> On Aug 19, 2005, at 6:40 PM, James Kirchner wrote:
                >
                > > Can anybody think of examples of loan words that show evidence that
                > > they passed through a second language before entering Czech?
                > >
                > > Examples:
                > >
                > > "S^pagety" must have entered Czech by way of German, because if it
                > > hadn't, it would probably be "spagety".
                > >
                > > "Chuligán" must have entered Czech through Russian or maybe Polish,
                > > because if it had come in directly from English, it would be 
                > > "huligán".
                > >
                > > Does anyone know any more?
                > >
                > > Jamie
                >
                > --
                > "Humans are flat!"
                > - the 6th blind elephant
                >
                >
                >
                >
                > Czechlist resources:
                > http://www.bohemica.com/czechtranslation
                >
                >
                >
                >
                >
                >
                >
                >
                >
                >
                >
                >
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                [Non-text portions of this message have been removed]
              • James Kirchner
                ... CZ spanelska vesnice DE böhmisches Dorf Except I think I was looking more for words whose phonological form indicates their route through the languages.
                Message 7 of 9 , Aug 20, 2005
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                  On Saturday, August 20, 2005, at 02:51 AM, Milan Condak wrote:

                  > EN monkey key
                  > FR clé anglaise
                  > DE französische Schlüssel (Fransoze)
                  > CS francouzsky klic

                  CZ spanelska vesnice
                  DE böhmisches Dorf

                  Except I think I was looking more for words whose phonological form
                  indicates their route through the languages.

                  Jamie
                • melvyn.geo
                  ... they passed through a second language before entering Czech? A very good source for this kind of info is the two-volume Akademicky slovnik cizich slov. ...
                  Message 8 of 9 , Aug 21, 2005
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                    --- In Czechlist@yahoogroups.com, James Kirchner <jpklists@s...> wrote:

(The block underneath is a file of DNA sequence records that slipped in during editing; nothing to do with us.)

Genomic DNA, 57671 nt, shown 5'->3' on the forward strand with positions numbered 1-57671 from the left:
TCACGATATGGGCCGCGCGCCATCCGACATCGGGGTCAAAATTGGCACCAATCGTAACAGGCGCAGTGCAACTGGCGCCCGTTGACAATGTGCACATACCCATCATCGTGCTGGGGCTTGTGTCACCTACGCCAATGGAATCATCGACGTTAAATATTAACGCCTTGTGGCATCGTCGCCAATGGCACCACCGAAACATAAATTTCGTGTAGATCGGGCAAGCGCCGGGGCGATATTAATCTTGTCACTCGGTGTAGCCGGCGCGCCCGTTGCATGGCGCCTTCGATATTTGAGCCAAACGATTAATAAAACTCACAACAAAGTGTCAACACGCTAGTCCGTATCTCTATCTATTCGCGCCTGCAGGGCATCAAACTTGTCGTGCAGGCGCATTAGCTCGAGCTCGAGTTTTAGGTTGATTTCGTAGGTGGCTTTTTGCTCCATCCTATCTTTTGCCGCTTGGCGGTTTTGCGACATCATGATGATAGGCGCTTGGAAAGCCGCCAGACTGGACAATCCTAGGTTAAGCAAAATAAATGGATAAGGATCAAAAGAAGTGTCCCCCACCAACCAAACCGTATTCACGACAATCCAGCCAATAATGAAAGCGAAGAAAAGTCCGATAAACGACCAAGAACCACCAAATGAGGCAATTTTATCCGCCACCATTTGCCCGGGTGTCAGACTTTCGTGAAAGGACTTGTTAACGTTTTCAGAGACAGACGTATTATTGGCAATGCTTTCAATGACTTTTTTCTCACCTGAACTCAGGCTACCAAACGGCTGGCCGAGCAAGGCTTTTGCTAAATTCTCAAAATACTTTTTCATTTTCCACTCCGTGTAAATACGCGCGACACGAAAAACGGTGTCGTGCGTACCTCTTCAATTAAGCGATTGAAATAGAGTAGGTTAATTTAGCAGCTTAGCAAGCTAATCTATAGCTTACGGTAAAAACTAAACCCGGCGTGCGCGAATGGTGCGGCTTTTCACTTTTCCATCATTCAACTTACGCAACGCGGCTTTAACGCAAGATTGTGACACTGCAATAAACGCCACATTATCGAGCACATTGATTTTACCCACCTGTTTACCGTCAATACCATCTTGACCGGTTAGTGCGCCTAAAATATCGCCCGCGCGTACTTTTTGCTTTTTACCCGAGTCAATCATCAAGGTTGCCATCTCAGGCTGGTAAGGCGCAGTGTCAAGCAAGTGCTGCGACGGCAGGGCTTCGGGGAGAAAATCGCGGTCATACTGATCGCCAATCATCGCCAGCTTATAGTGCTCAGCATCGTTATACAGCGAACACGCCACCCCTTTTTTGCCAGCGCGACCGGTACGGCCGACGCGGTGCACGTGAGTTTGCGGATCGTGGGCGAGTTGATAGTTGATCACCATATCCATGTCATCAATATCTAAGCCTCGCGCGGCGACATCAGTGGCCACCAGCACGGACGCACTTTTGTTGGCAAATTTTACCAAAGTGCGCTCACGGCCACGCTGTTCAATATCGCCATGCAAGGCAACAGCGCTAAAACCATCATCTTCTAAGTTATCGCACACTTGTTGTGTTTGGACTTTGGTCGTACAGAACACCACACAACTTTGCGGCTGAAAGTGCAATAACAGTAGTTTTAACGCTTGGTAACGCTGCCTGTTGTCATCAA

>Can anybody think of examples of loan words that show evidence that
                    they passed through a second language before entering Czech?

                    A very good source for this kind of info is the two-volume Akademicky
                    slovnik cizich slov.


                    >"Chuligán" must have entered Czech through Russian or maybe Polish,
                    because if it had come in directly from English, it would be "huligán".

                    ASCS agrees that it came from English via Russian.


                    >"S^pagety" must have entered Czech by way of German, because if it
                    hadn't, it would probably be "spagety".

                    No mention of German here. Only Italian. I reckon the reason could be
                    that spoken Czech often resorts to German-style pronunciation of such
                    consonantal clusters by default. However, Spagat is given as Italian
                    via German.

                    Looking at random at the s^ words I come across skapulir (Latin via
                    German), skorpion (Latin via German) and spenat (Persian! via German).


                    >Does anyone know any more?

                    Will keep an eye out. What other tell-tale phonological signs could
                    there be?

                    M.
                    The important thing is not to stop questioning. Curiosity has its own
                    reason for existing. One cannot help but be in awe when he
                    contemplates the mysteries of eternity, of life, of the marvelous
                    structure of reality. It is enough if one tries merely to comprehend a
                    little of this mystery every day. Never lose a holy curiosity.

                    - Albert Einstein
                  • James Kirchner
                    ... That s right. As in s^nek bar . Thanks for the tip about the dictionary. Jamie [Non-text portions of this message have been removed]
                    Message 9 of 9 , Aug 21, 2005
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                      On Sunday, August 21, 2005, at 03:50 AM, melvyn.geo wrote:

                      > I reckon the reason could be
                      > that spoken Czech often resorts to German-style pronunciation of such
                      > consonantal clusters by default.

                      That's right. As in "s^nek bar".

                      Thanks for the tip about the dictionary.

                      Jamie



                      [Non-text portions of this message have been removed]